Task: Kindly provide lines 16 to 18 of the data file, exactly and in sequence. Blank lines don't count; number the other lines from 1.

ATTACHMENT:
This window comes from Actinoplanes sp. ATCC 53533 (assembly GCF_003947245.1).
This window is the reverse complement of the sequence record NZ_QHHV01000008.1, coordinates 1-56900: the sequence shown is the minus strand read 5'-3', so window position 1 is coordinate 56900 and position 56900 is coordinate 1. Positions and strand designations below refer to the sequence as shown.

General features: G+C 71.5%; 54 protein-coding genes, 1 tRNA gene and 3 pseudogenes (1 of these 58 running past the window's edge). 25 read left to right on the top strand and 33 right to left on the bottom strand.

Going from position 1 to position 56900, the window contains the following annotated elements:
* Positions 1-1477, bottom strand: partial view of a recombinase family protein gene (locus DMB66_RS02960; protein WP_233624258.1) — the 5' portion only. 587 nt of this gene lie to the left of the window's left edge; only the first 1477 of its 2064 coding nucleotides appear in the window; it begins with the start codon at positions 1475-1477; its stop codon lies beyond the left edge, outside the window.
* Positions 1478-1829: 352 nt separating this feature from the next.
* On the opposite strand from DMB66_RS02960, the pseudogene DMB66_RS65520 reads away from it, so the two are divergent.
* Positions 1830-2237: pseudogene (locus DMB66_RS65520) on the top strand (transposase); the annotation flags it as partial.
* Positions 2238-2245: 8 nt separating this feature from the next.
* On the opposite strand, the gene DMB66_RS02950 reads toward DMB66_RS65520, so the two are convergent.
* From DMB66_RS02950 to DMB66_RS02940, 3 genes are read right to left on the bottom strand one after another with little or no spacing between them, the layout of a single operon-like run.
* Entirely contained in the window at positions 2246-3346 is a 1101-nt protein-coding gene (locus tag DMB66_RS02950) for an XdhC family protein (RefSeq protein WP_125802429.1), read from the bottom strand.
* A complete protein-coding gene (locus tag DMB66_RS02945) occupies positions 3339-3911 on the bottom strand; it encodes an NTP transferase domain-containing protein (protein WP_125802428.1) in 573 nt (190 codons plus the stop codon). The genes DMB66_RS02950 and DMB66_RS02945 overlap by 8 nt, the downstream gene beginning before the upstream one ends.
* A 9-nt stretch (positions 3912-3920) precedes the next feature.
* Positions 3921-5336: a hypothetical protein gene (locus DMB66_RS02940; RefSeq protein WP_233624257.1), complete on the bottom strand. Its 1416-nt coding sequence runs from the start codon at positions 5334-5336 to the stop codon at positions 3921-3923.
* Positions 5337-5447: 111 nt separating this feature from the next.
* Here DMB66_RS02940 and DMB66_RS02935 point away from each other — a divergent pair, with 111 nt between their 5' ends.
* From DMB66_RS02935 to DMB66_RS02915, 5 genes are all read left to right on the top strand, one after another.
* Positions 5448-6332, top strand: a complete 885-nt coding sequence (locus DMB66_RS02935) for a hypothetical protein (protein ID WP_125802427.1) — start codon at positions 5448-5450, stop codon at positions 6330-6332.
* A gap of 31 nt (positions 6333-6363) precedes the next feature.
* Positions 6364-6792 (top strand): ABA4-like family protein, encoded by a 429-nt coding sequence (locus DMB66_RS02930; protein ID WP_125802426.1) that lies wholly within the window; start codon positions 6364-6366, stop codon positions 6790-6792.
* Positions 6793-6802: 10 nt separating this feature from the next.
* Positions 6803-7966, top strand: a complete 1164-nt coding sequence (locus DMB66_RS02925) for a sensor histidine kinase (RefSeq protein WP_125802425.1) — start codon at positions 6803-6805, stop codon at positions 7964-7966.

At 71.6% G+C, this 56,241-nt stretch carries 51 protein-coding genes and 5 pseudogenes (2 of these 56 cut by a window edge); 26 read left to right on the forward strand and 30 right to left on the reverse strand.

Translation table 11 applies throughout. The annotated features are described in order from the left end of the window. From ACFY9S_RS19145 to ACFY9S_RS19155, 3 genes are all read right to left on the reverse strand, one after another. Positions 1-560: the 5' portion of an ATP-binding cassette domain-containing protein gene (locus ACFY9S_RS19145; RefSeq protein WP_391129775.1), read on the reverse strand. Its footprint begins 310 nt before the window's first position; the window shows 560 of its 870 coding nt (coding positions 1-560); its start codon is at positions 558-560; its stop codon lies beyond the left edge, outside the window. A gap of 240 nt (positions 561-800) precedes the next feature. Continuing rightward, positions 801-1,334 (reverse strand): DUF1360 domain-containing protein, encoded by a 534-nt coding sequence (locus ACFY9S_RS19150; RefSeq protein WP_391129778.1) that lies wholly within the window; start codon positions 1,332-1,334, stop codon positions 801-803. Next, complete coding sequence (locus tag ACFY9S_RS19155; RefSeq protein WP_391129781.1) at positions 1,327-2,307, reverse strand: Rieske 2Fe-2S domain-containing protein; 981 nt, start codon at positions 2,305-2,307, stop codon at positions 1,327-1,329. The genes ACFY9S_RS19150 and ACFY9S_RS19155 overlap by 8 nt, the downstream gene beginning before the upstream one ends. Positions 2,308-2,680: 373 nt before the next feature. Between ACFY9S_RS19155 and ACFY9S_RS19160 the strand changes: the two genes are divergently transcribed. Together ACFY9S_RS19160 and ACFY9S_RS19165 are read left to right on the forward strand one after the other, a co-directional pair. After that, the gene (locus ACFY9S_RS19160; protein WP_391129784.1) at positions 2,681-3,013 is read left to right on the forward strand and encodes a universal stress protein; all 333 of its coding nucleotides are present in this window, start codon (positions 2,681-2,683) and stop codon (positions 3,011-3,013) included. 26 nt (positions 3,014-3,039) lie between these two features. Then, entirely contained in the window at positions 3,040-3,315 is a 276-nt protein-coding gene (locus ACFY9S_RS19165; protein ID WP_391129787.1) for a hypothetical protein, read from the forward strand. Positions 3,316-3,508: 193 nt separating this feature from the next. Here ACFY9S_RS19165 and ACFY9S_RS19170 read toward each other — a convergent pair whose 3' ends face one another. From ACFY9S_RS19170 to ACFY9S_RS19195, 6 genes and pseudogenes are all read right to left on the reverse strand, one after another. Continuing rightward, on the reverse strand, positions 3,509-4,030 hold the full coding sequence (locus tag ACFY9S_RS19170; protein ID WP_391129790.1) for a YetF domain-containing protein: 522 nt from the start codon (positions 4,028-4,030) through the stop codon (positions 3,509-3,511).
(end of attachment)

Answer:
* Positions 5337-5447: 111 nt separating this feature from the next.
* Here DMB66_RS02940 and DMB66_RS02935 point away from each other — a divergent pair, with 111 nt between their 5' ends.
* From DMB66_RS02935 to DMB66_RS02915, 5 genes are all read left to right on the top strand, one after another.